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Parkay is a margarine made by ConAgra Foods. It was introduced in 1937. It is available in spreadable, sprayable and squeezeable forms. From 1937 to 1995, this brand was made by Kraft Foods. From 1995 to 1999, this brand was made by Nabisco.
This brand was by National Dairy Products Corporation from 1937 to 1969, then Kraftco Corporation from 1969 to 1976, then Kraft, Inc. from 1976 to 1989, then Kraft General Foods, Inc. from 1989 to 1995, then Nabisco Brands, Inc. from 1995 to 1999 and then ConAgra Foods, Inc. since 1999.
The product label states that the product contains 0g trans fat. Yet the ingredients listed on the package include hydrogenated and partially hydrogenated oils. The Food and Drug Administration allows food manufacturers to claim "0g of trans fats," so long as each serving of the product has less than half a gram of trans fat.
As cited on FoodServiceDirect.com web site.
In the 1940s and 1950s, Parkay was the long-time sponsor of the radio program The Great Gildersleeve.
Starting in 1973, a long-running advertising campaign was introduced for Parkay featuring a mechanically animated "talking tub" of the product. A typical ad depicted a sort of humorous verbal sparring match between a character mentioning Parkay, and the talking package (its lid flipping up in imitation of a mouth) correcting him by saying "butter" in a deadpan voice. The tagline: [announcer] "Parkay Margarine from Kraft--the flavor says..." [package] "...butter."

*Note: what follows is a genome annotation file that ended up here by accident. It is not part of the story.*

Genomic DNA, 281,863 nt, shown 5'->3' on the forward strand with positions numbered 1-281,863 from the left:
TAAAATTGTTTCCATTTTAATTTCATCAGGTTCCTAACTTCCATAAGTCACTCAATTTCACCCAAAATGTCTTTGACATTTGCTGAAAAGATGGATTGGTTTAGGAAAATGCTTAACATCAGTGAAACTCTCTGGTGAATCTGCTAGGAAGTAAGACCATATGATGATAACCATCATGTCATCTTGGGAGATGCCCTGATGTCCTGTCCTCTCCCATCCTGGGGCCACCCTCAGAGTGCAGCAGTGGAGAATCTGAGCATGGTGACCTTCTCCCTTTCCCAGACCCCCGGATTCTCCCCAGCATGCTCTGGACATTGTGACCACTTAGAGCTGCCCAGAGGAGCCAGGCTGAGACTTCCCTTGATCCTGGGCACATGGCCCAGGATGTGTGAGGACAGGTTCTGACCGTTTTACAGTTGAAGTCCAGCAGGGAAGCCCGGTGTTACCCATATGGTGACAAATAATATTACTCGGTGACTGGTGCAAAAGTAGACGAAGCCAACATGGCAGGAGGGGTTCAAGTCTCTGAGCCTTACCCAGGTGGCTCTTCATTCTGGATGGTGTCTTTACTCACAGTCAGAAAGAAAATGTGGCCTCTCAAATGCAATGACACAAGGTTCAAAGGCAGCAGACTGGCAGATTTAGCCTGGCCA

A famous 1975 commercial featured a laughing Latino man argued with a square box of margarine because when he opened up the Parkay lid, it would say to him "mantequilla" (butter) and he did know it is or was margarine. But when he finally tasted it, he would momentarily or then say "butter" or "mantequilla" right before the box says "Parkay" in Spanish.
A famous 1976 commercial featured Todd Bridges from Diff'rent Strokes and a white make kid would laugh when one of us could open up a regular pound bowl of margarine that would say "butter" until they have decided to taste it, then one of us would say "butter" right before the bowl says "Parkay".
A famous 1989 commercial featured a man who compared his Parkay to his Country Crock. A male voice asked the man which spread tasted more like real butter, and he thought it was the Country Crock. Suddenly, the Parkay tub began began saying "Parkay" and the man was questioned, only to know that his Country Crock tub was not talking at all. He then tastes the Parkay, claiming it tastes more like real butter than Country Crock, telling his Country Crock tub "No wonder you're so quiet!".
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